Having your groceries delivered to your door in 30 minutes for a few dollars – does this sound too good to be true? If you live in Queenstown or Auckland this is now a reality, thanks to a venture called Teddy.

Founded by Chaz Savage, Ricki Taiaroa and Daniel Taiaroa, Teddy is very new – it began in April 2022 – but it is moving fast. Customer trials began in August and Teddy has now opened its doors in both Queenstown and Auckland.

“Our goal is to have one new branch of Teddy opening every month or so over the next twelve months,” Chaz says. They hope to have the next branch – in Christchurch – open before Christmas.

The concept behind Teddy is simple. Customers download the app, log in or register, choose their grocery items, pay $8.99 and have the groceries delivered to their door within 30 minutes. If they’re willing to wait up to two hours, the price drops to $5.99.

The key to this speedy delivery is setting up warehouses that are geographically close to the customer base.

“You look at the incumbents in the market, and in most places you’d be lucky to get your groceries delivered in 24 hours,” Chaz says.

However, Teddy’s founders believe they offer a different service to the likes of supermarket delivery.

Teddy drivers are proudly local, know the area and are ready to get what you need in a time that suits you.

“We currently have about 800 products, and the sweet spot for us will be about 1,500 products. Supermarkets obviously carry a lot more products because they have a lot more scale, but we feel we understand the must-haves versus the nice-to-haves in our range,” Ricki says.

“We think people will initially use Teddy for that shop-between-the-shop, when they need a top-up of just about anything. Our range should have everything you need.”

Teddy has already partnered with some big brand names such as Anchor and Coca Cola, as well as smaller local brands like Duck Island Ice Cream, The Collective and AF Drinks.

The trio, who come from corporate backgrounds and have worked for the likes of Sky and Vodafone, came up with the idea of Teddy in the aftermath of the COVID-19 lockdowns.

“Being locked down at home further perpetuated a desire for convenience,” Chaz says. “Now that the lockdowns are over, that desire hasn’t gone away. It’s become the new normal.”

Like all businesses, customer satisfaction is important to Teddy’s founders – but just as important is staff buy-in, Chaz says.

“Our team are really the heroes of Teddy. Everyone who works for Teddy is a staff member, not a contractor, and they can participate in our staff ownership scheme. We want to make sure that our staff are invested in the outcomes and share in its growth.”

The trio were new to fundraising when they began Teddy. They tapped into their network of family and friends, then brought on investors such as K1W1. They’ve also received assistance from the likes of Icehouse Ventures, Blackbird VC, Snowball Effect and Startup Queenstown Lakes.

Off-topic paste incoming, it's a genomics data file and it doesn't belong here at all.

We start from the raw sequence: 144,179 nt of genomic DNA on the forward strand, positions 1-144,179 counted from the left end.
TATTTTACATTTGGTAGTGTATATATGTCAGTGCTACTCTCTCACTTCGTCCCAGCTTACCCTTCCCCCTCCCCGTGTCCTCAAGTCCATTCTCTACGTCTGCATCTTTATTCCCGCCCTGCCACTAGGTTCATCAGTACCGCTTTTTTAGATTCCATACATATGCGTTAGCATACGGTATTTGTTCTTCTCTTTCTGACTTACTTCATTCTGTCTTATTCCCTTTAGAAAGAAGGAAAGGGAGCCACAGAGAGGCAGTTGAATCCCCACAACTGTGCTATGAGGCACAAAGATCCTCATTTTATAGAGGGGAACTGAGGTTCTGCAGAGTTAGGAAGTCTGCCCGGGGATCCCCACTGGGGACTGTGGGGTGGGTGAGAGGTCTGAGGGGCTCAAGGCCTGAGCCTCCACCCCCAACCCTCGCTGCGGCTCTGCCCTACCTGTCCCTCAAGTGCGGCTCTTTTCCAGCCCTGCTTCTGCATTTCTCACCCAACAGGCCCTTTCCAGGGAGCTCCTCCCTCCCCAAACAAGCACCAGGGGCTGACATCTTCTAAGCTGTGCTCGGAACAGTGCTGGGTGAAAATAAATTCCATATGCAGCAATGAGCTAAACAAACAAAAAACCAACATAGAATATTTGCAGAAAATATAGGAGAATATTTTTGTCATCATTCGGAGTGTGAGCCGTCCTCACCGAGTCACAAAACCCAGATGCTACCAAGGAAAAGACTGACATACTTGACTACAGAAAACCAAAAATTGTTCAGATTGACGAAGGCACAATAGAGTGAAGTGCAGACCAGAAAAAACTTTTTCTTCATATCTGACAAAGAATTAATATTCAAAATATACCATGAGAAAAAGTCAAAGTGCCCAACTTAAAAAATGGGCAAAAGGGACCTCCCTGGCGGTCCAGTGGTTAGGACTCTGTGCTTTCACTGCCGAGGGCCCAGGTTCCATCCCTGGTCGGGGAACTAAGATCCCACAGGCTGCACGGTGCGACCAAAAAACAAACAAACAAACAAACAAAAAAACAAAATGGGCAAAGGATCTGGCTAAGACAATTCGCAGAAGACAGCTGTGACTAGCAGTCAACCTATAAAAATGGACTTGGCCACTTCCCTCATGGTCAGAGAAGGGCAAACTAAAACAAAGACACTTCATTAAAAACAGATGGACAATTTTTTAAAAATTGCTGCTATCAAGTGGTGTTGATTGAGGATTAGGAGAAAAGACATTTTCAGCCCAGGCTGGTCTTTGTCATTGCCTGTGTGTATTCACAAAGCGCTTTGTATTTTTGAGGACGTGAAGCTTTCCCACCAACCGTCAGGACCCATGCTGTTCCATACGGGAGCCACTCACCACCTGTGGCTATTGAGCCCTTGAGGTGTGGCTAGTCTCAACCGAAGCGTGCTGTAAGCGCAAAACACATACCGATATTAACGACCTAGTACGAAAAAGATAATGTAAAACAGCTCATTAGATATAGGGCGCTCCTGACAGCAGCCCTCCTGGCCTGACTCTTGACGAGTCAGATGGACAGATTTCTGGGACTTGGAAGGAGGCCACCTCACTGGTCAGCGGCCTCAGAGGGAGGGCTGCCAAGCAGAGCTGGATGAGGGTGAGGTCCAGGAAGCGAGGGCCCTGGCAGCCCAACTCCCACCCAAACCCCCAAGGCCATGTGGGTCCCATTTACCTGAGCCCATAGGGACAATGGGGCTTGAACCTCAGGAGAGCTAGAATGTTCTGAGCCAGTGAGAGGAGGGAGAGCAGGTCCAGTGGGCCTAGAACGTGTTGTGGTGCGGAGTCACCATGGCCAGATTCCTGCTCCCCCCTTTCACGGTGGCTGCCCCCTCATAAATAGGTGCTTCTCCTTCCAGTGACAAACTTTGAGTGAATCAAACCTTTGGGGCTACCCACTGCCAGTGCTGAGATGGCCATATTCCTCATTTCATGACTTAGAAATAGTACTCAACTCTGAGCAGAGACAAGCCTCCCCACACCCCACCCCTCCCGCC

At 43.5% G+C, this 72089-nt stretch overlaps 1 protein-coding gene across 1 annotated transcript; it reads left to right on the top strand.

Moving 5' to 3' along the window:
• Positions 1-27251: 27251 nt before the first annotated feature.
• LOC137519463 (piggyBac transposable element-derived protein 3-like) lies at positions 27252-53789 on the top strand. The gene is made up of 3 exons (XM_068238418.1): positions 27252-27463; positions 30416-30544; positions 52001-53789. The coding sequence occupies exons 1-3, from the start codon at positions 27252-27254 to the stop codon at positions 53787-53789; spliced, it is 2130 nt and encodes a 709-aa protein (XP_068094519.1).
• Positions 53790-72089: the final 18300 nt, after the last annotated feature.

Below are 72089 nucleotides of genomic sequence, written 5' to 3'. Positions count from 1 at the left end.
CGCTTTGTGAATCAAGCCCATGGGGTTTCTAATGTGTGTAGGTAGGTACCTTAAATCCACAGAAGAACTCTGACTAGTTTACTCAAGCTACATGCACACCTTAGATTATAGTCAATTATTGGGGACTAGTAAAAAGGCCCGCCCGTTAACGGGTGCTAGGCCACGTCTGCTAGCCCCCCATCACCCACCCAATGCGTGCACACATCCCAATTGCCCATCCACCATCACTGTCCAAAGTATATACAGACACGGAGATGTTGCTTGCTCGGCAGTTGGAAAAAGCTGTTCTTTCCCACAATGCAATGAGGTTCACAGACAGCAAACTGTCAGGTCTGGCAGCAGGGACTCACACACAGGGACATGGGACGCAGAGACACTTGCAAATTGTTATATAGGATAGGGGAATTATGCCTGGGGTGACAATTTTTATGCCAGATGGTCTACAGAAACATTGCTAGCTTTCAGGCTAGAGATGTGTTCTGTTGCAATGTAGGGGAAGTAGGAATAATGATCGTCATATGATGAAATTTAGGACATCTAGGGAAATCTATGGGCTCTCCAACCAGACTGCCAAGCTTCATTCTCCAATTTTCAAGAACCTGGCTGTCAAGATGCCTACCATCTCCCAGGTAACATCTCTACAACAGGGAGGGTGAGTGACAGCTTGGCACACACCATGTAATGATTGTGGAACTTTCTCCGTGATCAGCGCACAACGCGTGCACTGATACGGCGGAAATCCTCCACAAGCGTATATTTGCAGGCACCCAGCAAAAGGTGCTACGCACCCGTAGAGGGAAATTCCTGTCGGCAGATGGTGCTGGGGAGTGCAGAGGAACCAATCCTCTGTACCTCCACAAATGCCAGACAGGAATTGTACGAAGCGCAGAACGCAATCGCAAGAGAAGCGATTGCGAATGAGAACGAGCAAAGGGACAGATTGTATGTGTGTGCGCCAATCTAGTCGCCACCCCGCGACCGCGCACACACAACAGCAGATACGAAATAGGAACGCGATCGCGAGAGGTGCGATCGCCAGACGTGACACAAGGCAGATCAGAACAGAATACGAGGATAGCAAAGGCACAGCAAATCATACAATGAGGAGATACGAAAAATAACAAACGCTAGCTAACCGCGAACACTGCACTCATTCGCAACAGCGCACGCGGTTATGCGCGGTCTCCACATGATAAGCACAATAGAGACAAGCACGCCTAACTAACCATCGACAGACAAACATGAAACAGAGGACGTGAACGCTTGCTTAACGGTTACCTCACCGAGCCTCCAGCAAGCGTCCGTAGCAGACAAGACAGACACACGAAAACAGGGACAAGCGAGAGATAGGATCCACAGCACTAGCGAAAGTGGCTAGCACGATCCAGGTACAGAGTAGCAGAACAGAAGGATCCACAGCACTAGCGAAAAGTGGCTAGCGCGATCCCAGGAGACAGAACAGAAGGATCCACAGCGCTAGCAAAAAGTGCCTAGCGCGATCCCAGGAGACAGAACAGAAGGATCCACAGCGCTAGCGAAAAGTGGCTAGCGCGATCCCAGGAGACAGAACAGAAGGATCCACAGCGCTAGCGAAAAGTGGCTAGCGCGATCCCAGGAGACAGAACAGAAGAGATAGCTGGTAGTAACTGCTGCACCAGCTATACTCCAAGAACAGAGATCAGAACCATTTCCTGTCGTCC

Ricki says there are two qualities that all entrepreneurs must have: problem-solving ability and tenacity.

The concept behind Teddy is simple. Customers download the app, log in or register, choose their grocery items, pay $8.99 and have the groceries delivered to their door within 30 minutes.

“As an entrepreneur, you’re always having to solve problems, and often they’re problems that haven’t been solved before. That’s where the tenacity comes in – because things will happen, things will break, you won’t always get it right first time with customers. You need to be able to deal with the highs and lows, as they come thick and fast.”

Chaz says that you have to believe in yourself and your business to make it work.

“Growing is in our DNA. We have an unrelenting will to compete and a belief that we have the skills to adapt when needed. That belief is important. Grocery shopping is something people do all the time, so it’s up to us to establish our brand and make sure our range is tight.

“But it’s also important for founders to learn to separate themselves from their business. It’s hard not to take things personally, but you can’t let your business define who you are as a person,” Chaz says.

“For us, it helps that there’s the three of us and we are building an amazingly competent team – this would be a lonely exercise if you were doing it on your own.”

Chaz says the trio hope to inspire other would-be entrepreneurs to follow their dreams.

“We are just simple, down to earth Māori boys from some challenged backgrounds – no different to anybody else. So if it’s possible for us to have a crack, it’s possible for anyone.”

Story by Anne-Marie Emerson In partnership with Startup Queenstown Lakes

Innovation Nation is an annual series celebrating stories of innovation and diversity in entrepreneurship from around New Zealand.

Innovation Nation proudly supported by:

Supporter Spotlight: Offers and services from NZ Entrepreneur supporters!


Rewild’s F-Bomb is modernising predator control to make trapping safer and easier in the bush


Sprout Agritech is supporting Agtech & Foodtech startups to develop locally and send globally

You might also like...